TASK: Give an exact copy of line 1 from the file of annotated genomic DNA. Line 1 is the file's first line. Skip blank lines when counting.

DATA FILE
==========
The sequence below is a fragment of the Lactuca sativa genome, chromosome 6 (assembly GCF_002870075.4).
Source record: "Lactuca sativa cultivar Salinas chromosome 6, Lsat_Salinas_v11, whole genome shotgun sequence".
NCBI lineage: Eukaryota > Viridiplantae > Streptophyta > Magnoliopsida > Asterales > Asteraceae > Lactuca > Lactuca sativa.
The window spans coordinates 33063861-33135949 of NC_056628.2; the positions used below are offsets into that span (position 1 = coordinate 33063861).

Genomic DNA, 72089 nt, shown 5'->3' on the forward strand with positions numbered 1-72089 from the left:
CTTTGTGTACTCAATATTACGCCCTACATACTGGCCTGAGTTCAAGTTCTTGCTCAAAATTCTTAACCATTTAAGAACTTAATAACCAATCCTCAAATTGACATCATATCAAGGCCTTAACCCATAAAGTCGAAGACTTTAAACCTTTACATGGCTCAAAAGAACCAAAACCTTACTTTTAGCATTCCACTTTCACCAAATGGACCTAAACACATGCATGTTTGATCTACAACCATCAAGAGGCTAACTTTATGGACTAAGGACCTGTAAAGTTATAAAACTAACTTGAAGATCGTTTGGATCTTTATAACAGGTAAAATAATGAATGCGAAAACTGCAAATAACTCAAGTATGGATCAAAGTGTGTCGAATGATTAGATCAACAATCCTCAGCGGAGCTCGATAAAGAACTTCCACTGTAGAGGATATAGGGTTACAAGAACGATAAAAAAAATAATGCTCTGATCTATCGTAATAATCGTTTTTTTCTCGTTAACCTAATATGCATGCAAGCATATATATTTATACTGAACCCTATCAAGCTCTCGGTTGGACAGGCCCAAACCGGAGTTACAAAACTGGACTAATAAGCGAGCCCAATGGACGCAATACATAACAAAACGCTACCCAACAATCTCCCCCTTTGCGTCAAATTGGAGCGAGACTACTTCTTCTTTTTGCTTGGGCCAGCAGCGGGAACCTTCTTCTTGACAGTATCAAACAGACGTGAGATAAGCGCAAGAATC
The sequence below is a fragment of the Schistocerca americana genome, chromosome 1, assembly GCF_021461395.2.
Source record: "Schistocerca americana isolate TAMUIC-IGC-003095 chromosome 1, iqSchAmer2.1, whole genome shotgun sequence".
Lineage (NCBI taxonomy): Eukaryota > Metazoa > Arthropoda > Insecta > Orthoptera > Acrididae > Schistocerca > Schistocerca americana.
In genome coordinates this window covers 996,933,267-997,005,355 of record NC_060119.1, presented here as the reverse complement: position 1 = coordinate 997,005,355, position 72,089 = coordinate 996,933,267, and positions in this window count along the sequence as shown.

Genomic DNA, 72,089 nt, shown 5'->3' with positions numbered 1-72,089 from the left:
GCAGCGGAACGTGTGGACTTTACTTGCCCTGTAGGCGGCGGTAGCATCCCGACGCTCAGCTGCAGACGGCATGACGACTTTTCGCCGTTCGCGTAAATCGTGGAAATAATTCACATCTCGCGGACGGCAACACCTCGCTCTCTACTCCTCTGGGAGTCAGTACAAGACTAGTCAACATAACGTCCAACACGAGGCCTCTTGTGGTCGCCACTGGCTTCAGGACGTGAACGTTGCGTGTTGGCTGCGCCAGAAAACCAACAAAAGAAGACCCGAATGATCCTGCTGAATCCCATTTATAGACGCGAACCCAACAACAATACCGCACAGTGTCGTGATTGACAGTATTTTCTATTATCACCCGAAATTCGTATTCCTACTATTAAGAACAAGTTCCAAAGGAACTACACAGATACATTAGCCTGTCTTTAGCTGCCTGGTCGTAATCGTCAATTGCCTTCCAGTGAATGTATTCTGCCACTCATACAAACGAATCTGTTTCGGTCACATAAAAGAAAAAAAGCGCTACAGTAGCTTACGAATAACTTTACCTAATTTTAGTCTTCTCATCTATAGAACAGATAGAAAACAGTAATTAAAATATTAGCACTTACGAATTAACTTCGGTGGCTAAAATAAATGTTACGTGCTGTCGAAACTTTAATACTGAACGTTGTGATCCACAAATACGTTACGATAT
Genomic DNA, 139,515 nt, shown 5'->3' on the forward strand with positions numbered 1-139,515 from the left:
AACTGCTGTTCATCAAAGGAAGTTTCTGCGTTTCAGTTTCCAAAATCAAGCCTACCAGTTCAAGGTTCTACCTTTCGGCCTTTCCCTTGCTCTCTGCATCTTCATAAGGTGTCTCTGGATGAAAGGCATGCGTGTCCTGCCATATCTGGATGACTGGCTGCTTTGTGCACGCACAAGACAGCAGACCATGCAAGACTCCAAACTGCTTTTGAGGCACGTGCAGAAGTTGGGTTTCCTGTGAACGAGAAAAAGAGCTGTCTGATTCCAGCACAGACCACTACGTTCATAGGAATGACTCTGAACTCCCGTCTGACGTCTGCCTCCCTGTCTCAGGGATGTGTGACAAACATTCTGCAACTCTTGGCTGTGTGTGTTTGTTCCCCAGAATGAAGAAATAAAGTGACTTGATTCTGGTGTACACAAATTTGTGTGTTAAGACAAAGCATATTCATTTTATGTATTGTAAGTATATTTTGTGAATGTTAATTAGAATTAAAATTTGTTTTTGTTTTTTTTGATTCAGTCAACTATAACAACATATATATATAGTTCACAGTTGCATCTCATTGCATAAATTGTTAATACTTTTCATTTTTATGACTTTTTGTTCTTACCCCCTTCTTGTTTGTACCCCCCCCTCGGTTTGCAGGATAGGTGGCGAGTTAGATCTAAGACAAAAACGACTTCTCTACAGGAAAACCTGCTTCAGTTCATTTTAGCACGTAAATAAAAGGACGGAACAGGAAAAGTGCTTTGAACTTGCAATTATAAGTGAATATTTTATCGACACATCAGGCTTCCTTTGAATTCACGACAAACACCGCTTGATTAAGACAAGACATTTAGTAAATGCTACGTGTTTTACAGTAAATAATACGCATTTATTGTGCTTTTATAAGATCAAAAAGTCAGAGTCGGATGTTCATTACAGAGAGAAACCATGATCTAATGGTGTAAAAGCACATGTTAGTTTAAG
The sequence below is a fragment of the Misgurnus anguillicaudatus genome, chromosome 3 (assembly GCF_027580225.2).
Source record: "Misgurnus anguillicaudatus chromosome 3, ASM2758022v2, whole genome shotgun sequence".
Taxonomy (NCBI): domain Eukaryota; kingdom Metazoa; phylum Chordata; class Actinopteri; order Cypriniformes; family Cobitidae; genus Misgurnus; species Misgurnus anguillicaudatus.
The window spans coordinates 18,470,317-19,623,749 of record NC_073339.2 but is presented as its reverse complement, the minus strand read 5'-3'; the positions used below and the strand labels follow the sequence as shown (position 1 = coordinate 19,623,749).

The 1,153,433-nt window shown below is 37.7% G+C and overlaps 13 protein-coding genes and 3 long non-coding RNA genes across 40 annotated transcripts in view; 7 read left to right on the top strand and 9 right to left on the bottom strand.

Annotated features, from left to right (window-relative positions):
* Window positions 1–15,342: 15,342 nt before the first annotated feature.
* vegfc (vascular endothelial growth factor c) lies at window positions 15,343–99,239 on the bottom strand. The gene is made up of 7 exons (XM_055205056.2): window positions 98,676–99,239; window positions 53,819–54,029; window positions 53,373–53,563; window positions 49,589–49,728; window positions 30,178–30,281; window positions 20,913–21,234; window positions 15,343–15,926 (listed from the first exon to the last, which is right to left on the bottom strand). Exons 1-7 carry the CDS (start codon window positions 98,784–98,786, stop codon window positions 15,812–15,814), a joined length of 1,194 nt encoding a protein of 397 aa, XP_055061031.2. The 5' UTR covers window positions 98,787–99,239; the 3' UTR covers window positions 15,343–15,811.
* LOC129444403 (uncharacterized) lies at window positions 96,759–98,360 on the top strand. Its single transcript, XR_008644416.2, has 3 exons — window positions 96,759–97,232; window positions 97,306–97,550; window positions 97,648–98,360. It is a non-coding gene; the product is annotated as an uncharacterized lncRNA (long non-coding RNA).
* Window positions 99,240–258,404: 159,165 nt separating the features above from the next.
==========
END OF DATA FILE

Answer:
The sequence below is a fragment of the Lactuca sativa genome, chromosome 6 (assembly GCF_002870075.4).